The township of Daylesford is situated 112km northwest of Melbourne CBD. The trees planted for Daylesford Avenue of Honour line up Daylesford – Malmsbury Rd, a section of the Midland Hwy and Raglan Street paying silent homage to the sacrifices of a generation. When Britain declared war on Germany on 4th August 1914, being a British colony, Australia was pushed into World War I. With a population under 5million, official numbers say, 416,809 Australian men enlisted, of whom more than 60,000 were killed and 156,000 wounded, gassed, or taken prisoner. Among the 114,000 Victorians enlisted in the First World War, 89,000 served abroad and 19,000 were killed. The actual numbers are assumed to be much higher.
Australia’s first Honour Avenue for World War I was in Willunga in the Adelaide Hills (1915). Ballarat set the precedence for avenue of honour which became a catalyst for Victorian townships like Daylesford to follow. Between 1917 and 1919, Ballarat planted trees stretching over 22km between Ballarat and neighbouring town, Learmonth. Planting trees to honour the soldiers alive were unknown to western world until then. The tradition of planting trees in honour for those who enlisted in World War I originated in the goldfield region of Victoria. It was a show of patriotism that demonstrated that the wider community cared for those volunteered to fight the war for Imperial Britain. Data collected by Haddow Survey in 1987 showed that 132 avenues had been planted as World War I monuments in Victoria but only 56 had survived including Daylesford Avenue.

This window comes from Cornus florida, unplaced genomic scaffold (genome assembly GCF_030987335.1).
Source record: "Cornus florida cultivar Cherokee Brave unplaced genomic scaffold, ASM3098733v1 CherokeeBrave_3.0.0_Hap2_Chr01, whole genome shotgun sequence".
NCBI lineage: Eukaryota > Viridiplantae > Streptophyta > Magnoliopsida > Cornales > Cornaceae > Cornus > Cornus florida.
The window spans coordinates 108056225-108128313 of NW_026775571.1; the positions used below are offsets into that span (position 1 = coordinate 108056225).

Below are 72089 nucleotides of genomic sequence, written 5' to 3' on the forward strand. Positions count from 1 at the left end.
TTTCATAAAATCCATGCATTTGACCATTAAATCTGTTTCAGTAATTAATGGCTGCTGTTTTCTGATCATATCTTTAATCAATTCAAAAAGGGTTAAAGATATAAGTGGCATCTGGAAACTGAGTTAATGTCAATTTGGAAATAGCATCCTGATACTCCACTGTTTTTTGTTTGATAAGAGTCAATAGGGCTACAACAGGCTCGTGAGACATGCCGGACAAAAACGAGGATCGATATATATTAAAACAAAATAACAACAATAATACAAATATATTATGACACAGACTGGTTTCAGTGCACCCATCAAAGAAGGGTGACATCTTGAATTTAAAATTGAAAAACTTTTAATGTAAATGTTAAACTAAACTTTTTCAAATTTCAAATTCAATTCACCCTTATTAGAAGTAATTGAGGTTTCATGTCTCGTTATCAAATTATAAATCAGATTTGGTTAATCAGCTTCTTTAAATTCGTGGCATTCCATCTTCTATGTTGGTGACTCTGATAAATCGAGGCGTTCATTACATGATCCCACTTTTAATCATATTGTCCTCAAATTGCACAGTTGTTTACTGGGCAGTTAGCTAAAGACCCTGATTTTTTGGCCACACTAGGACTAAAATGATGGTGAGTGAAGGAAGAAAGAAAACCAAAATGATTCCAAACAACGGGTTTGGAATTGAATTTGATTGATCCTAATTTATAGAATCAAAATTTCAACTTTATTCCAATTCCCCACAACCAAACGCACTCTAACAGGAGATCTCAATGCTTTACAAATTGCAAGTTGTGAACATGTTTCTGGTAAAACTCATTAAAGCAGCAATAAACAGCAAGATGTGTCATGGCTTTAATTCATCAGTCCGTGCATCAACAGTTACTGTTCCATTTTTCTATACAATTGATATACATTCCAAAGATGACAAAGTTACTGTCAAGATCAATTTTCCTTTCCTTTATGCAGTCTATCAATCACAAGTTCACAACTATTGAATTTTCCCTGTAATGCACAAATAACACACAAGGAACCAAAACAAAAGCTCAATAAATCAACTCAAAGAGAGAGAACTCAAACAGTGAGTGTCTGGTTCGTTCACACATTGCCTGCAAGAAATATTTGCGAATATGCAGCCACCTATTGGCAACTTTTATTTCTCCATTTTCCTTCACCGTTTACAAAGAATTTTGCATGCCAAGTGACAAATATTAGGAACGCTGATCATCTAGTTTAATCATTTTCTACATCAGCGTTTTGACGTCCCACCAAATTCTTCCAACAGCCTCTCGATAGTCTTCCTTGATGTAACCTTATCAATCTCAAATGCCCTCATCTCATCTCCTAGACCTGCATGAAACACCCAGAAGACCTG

In 1918, even before the conclusion of the war, Daylesford Honour Avenue Committee was working to commemorate soldiers of the district who had enlisted to fight the war. The initial plan was to plant a tree for each enlisted soldier, but the plan was soon dropped because of the large number.
The first planting was on 3rd August 1918 in honour of those killed in the war and included all those who died at Gallipoli. The planting of 104 trees took place from slightly east of the road to the railway station and extended to the gates of Wombat Park. The trees were also dedicated to brothers and relations of those who died and were also in the Australian Imperial forces. HMS Cox donated two additional trees which were planted to begin the avenue, one on the south side in honour of General Birdwood and the other on the north for Admiral David Beatty.
The second planting went from Wombat Park to the Porcupine Bridge Road and the third planting ran from East Street to the Cemetery on Knox Street. By the mid 1919 influenza was spreading across Daylesford and the third planting of trees in 1920 faced lacklustre interest from the public. In 1924, the Committee had asked the council to oversee the project. The committee found it difficult to obtain names of men who had not had trees allocated to them and the waning public interest in the matter made it difficult to get volunteers to perform the tasks.
Women’s Win the War Committee raised money to fund the expenses for trees, tree guards and name plates. In 1926 application was made to the shire to renew the lettering on the original wooden nameplates. In 1927, Council decided that iron name plates would be placed on the trees.
Today, Daylesford’s Avenue of Honour adds beauty to the landscape that stood witness to the tears, tragedies, and sufferings of a generation.